Beginner's problems with old hardware wowfunhappy at
Sat Jul 16 03:06:23 UTC 2022

> OTOH I seem to have a little experience with low level debugging from a
> former employment, so the project seems manageable somehow for the first
> view, under the initial restriction that I'd get some more insight into
> both PPC architecture and ABIs and MacOSX low level details (and, of
> course, dtrace).

Well, if you want to go that route, SecureTransport is part of Security.framework. This framework is open source.

internetzel managed to partially update the framework's SSL capabilities back in 2018 as part of Leopard Webkit (an amazing accomplishment in itself), but my understanding is it never fully worked with TLS 1.2. You'd probably want to start where he left off.

Krackers had an alternate idea a few months back which was very clever: You could use method swizzling to replace `NSURLConnection` with your own OpenSSL-based implementation, assuming that's what most Cocoa apps are using. This would be a less complete fix, but it's probably more manageable than fully replacing Security.framework.

I think this is all too much work versus setting up a proxy, but it would be super cool if you got it working!

> Of course you can run this on another machine? I'm thinking of making my server/router have something like this for my old machines.

Yes, this is explicitly what I was suggesting to OP, because they are on PPC and I've never been able to get Squid working reliably on PPC.

On Jul 15, 2022, at 9:45 PM, Andrew Udvare <audvare at> wrote:

> On Fri, Jul 15, 2022, 17:24 <wowfunhappy at> wrote:
>> is it possible to provide
>> some of the system packages with fresh frameworks, most important, SSL?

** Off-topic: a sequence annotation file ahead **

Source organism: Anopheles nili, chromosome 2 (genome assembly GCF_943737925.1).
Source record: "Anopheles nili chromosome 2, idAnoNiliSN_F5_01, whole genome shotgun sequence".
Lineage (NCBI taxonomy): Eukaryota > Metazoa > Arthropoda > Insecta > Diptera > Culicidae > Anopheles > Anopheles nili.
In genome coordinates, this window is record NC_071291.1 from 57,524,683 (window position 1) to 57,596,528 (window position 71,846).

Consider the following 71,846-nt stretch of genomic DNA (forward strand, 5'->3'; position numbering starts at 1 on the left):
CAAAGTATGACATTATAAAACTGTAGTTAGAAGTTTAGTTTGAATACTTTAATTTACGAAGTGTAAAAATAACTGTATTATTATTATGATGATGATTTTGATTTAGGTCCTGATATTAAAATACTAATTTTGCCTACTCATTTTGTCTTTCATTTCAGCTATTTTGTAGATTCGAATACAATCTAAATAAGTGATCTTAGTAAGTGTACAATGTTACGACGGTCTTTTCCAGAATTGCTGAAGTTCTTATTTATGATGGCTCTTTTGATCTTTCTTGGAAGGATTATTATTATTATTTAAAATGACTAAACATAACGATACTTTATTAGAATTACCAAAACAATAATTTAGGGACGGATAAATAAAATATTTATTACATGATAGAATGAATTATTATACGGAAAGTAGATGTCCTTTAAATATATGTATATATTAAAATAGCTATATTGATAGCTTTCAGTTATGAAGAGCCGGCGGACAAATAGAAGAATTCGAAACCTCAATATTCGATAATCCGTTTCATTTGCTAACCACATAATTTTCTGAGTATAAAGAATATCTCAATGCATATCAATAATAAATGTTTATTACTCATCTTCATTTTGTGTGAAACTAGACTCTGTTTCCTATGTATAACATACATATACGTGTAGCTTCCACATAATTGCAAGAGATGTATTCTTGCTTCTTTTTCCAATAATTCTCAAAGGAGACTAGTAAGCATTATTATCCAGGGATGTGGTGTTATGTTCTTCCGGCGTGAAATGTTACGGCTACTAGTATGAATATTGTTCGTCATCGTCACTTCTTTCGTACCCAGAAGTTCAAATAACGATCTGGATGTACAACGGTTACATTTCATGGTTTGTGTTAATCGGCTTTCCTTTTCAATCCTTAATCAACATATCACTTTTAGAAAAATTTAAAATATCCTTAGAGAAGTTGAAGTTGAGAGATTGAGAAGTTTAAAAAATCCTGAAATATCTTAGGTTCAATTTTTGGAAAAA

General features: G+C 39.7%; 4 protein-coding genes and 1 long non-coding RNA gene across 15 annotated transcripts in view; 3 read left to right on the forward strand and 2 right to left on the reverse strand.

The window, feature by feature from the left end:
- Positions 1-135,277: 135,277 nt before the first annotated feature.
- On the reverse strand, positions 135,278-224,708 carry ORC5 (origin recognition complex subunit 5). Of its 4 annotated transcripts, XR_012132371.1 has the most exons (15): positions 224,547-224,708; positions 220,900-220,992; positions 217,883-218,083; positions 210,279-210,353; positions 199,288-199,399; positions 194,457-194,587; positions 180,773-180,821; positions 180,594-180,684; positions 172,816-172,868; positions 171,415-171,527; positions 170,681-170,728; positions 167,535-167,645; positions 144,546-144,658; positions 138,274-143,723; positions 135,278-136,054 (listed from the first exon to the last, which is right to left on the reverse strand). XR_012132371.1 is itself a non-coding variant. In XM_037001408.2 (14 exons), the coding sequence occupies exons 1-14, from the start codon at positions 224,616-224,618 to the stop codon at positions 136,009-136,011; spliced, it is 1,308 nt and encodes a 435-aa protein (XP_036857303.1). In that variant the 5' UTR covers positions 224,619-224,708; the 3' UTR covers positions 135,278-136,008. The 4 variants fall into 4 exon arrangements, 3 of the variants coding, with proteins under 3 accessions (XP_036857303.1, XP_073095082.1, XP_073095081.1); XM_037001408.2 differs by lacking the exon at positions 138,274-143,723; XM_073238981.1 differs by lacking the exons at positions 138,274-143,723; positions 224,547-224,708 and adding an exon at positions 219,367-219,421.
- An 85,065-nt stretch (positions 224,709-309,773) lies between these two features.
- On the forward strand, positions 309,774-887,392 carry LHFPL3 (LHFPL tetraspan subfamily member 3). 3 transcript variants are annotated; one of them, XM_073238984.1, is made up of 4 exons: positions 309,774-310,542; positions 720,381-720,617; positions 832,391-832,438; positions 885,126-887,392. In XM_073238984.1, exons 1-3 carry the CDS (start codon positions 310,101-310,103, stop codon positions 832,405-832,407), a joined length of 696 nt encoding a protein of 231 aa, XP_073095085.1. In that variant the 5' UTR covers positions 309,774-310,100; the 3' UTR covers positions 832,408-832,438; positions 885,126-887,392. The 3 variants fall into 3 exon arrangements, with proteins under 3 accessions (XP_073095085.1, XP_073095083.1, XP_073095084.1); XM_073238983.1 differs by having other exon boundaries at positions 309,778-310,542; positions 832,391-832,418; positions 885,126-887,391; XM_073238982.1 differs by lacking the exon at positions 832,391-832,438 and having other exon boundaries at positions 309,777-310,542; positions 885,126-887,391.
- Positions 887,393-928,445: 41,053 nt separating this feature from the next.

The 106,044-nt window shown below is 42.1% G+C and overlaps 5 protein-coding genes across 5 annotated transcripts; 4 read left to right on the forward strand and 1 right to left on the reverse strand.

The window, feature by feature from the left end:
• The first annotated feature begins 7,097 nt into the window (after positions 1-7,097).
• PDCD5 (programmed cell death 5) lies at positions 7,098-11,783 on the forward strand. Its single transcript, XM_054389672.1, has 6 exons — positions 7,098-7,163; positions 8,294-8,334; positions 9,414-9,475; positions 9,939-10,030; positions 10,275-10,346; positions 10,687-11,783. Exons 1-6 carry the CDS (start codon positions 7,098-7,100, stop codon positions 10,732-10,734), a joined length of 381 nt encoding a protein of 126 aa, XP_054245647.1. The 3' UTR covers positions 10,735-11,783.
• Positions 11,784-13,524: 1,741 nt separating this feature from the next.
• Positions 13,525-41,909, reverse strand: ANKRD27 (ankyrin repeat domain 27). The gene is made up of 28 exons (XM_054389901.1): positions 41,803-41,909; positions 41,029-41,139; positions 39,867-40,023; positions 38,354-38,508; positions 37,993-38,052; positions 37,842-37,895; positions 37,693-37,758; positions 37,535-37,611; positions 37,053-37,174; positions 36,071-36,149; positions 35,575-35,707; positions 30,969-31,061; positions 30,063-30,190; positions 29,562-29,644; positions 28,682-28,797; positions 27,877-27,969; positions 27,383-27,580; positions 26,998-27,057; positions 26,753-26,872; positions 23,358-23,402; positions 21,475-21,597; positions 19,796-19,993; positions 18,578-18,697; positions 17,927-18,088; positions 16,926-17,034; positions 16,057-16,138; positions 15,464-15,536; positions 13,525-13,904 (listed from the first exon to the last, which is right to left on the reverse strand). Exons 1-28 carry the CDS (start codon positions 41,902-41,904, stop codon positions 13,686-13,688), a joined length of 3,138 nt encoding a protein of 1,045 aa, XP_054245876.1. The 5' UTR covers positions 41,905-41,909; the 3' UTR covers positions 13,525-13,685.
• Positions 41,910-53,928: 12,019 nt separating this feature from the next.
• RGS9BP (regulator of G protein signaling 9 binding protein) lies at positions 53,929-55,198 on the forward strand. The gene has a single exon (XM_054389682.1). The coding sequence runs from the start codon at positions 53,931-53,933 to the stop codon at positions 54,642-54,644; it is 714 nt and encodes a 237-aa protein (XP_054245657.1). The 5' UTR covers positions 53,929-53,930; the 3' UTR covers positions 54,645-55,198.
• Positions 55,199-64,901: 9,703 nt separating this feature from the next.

>> I'd need that for Mail (even TenFourBird doesn't work) and a working
>> browser...
> So for SSL, what you want to do is set up a proxy server that can act as a "man in the middle" for your Mac's SSL traffic. This proxy will intercept the legacy SSL traffic coming from your Mac and translate it into modern HTTPS traffic before sending it to the server. Similarly, it will intercept the server's modern SSL traffic and translate it into legacy SSL traffic before sending it to your Mac. This will allow plain ol' Apple Mail to connect to modern providers (and fix an assortment of other random stuff).
> There are a number of programs that can act as a MiTM proxy, but I personally use Squid. For legacy Intel Macs running e.g. Snow Leopard, I actually have an installer on that sets up everything automatically.
> The only problem is that you're on PowerPC. I have never been able to get Squid working reliably on Mac PPC with the necessary features enabled. So, what you need to do instead is set up Squid on a secondary machine on your network, and use the IP address of that machine as your proxy server in System Preferences. This secondary machine could be an old PC or a Raspberry Pi.
> There are a few too many variables for me to provide precise setup instructions, but you will want Squid's configuration file to look something like the below:
> http_port 3128 ssl-bump generate-host-certificates=on cert=/path/to/squid.pem key=path/to/squid-key.pem
> tls_outgoing_options cafile=/path/to/cacert.pem
> sslcrtd_program /path/to/security_file_certgen
> acl local_addresses ssl::server_name_regex ^192\.[0-9]+\.[0-9]+\.[0-9]+$ ^10\.[0-9]+\.[0-9]+\.[0-9]+$ ^172\.(1[6-9]|2[0-9]|3[01])\.[0-9]+\.[0-9]+$
> acl loopback_addresses ssl::server_name_regex ^127\.[0-9]+\.[0-9]+\.[0-9]+$ ^::1$
> acl apple_domains ssl::server_name_regex ess\.apple\.com$  ^sw.*\.apple\.com$ ^iphone-services\.apple\.com$
> acl excluded any-of local_addresses loopback_addresses apple_domains
> ssl_bump splice excluded
> ssl_bump bump all
> acl fetched_certificate transaction_initiator certificate-fetching
> cache allow fetched_certificate 
> http_access allow fetched_certificate
> sslproxy_cert_error deny all
> http_access allow localhost
> http_access deny to_localhost
> http_access allow local_addresses
> http_access deny all
> You can obtain Mozilla's cacert.pem from
> You can generate the squid.pem and squid-key.pem certificates with something like:
> openssl req -x509 -newkey rsa:4096 -subj '/CN=Squid' -nodes -days 999999 -keyout squid-key.pem -out squid.pem
> Afterwards, you will also need to add Squid.pem to Keychain Access on your Mac, and set its trust settings to "Always Trust" for "Secure Socket Layer (SSL)" traffic. This is what allows the proxy server to decrypt, translate, and re-encrypt your HTTPS traffic.
> Of course you can run this on another machine? I'm thinking of making my server/router have something like this for my old machines.

-------------- next part --------------
An HTML attachment was scrubbed...
URL: <>

More information about the macports-users mailing list